Erdo?an’s government has not revealed the details of its initiative,
preferring to rely on expressions of a willingness to put past hostility
behind and to work out the nuts and bolts behind closed doors. Based
on the vigorous debate that arose following the announcement, however,
it can be concluded that a final agreement will include the following:
1. A de facto cease fire with a commitment by the Turkish military
to suspend its pursuit of Kurdish rebels and a corresponding halt of
Kurdish guerrilla activity.
2. Tolerance and recognition of Kurdish language and culture, including
even the reversion of city and village names to Kurdish.
3. Greater self-rule and social and economic autonomy in Kurdish regions.
4. A general amnesty permitting Kurdish rebels to “come down
from the mountains” into their villages with no fear of legal
or criminal charges. Cadres implicated in some of the worst acts
of terrorism or in the top ranks of leadership might have to enjoy
their amnesty in exile.
Although the sincerity of Erdo?an’s government cannot be doubted,
it will not be easy to bring an end to the hostilities, which have
continued for more than three decades. The Kurdish Workers’ Party
(known as the PKK from the Kurdish initials) had its roots in Marxist
revolutionary ideology and enjoyed Soviet and Syrian support in its
armed efforts to destabilize Turkish control over “Kurdistan.” Nationalist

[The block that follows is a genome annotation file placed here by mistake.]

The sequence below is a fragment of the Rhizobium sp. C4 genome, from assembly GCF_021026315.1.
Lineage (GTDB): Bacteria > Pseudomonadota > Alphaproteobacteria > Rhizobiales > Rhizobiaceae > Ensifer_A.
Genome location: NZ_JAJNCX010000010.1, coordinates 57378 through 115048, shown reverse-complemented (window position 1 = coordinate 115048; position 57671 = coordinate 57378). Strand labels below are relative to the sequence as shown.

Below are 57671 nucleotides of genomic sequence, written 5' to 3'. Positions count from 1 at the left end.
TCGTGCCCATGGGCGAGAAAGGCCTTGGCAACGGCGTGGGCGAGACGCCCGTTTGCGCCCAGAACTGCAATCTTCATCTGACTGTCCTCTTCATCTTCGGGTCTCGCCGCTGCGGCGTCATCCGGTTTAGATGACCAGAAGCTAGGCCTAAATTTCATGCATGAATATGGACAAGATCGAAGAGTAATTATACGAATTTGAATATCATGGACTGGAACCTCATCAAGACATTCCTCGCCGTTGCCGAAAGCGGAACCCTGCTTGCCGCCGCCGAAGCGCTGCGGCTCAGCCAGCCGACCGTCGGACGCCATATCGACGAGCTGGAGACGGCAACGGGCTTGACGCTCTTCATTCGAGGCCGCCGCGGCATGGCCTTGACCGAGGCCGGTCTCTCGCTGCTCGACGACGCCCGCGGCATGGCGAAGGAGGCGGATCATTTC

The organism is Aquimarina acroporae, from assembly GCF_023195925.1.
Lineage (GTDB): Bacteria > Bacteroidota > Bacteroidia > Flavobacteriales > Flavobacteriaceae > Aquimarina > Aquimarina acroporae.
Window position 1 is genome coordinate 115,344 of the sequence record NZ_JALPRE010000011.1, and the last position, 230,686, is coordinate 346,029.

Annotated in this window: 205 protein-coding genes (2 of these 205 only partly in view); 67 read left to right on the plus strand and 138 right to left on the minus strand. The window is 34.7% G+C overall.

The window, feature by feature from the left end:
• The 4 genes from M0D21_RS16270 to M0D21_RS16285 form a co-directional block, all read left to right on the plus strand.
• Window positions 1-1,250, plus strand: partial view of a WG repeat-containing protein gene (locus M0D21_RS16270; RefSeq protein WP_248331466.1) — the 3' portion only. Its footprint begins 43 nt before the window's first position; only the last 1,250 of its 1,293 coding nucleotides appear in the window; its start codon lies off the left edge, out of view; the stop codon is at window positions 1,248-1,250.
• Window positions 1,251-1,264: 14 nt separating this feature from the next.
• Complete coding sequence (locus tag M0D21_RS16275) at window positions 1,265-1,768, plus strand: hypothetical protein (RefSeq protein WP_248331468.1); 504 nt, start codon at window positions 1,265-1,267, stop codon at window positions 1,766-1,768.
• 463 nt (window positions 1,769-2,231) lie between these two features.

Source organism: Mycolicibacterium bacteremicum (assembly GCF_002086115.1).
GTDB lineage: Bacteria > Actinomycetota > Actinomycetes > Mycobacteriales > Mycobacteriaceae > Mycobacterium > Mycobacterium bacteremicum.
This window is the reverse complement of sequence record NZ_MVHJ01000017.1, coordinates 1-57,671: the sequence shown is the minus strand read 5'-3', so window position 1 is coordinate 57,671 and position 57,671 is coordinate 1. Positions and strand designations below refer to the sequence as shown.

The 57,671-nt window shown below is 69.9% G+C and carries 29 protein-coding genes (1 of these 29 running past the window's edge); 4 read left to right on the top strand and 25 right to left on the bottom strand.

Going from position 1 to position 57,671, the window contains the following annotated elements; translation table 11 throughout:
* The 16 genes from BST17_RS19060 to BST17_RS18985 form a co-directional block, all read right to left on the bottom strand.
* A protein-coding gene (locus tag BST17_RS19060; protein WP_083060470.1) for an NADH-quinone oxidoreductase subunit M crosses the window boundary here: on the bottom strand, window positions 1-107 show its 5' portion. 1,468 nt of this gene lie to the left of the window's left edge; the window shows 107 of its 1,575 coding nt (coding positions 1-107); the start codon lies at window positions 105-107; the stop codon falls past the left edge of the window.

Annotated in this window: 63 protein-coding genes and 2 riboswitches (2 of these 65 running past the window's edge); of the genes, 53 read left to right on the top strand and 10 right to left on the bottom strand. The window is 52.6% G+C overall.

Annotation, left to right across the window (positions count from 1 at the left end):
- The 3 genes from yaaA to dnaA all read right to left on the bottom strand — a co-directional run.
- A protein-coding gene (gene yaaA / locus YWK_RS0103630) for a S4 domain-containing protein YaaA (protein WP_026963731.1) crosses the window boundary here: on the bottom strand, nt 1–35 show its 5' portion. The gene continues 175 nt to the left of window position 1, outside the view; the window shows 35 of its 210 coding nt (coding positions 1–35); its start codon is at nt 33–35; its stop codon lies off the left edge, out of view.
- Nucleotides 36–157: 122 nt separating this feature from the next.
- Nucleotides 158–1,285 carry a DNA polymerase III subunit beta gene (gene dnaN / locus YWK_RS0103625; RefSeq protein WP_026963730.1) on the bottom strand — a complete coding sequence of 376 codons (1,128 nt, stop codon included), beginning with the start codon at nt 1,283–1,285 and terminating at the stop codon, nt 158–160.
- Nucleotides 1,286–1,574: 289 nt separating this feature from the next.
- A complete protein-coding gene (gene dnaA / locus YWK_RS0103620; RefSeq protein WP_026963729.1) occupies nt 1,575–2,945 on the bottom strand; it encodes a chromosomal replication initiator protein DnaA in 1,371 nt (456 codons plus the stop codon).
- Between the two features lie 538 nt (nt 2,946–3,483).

parties have refused to join the reconciliation process and are banking
politically on its failure.
Kurds greatly outnumber Palestinians and Israelis combined, and for
that reason alone they are entitled to an autonomous region, if not
independent homeland, which they can call their own. I have believed
for more than a quarter of a century that lasting peace would come
rapidly if the Turkish-Syrian-Iraqi-Iranian quartet could only agree
on such an autonomous Kurdish region among themselves — but that possibility
is probably unrealistic in the sea of vigorous and competing nationalisms
in which the Kurds are forced to swim.
In the Turkish press coverage I saw, there was no hint of reconciliation
or of marginalizing the godless PKK in the name of Islamic solidarity.
This surprised me; most of the Erdo?an government’s support comes
from pious Turkish Muslims, and the vast majority of Kurds in the villages
are just as pious. The PKK, which has caused most of the trouble and
almost all of the deaths, has toned down its Marxist roots but would
still undoubtedly prefer a socialist commune to a regime of Shari’a.
As it is, both politicians and press — the entire Turkish intelligentsia,
in fact — appear to be pinning their hopes on the openness and fairness
of their democratic institutions. Those hopes may ultimately prove
just as unrealistic as my favored solution. If the aç?l?m fails,
peace can be the fruit only of a shared fatigue, no longer bearable
by either side.
The Unrepentant Traditionalist is copyright © 2009 by Frank
Creel and the Fitzgerald Griffin Foundation.
All rights reserved.
Frank Creel, Ph.D., a columnist and author, was an English teacher
in the Peace Corps in Turkey. He is fluent in the Turkish language
and in Arabic script.
See a complete biographical sketch.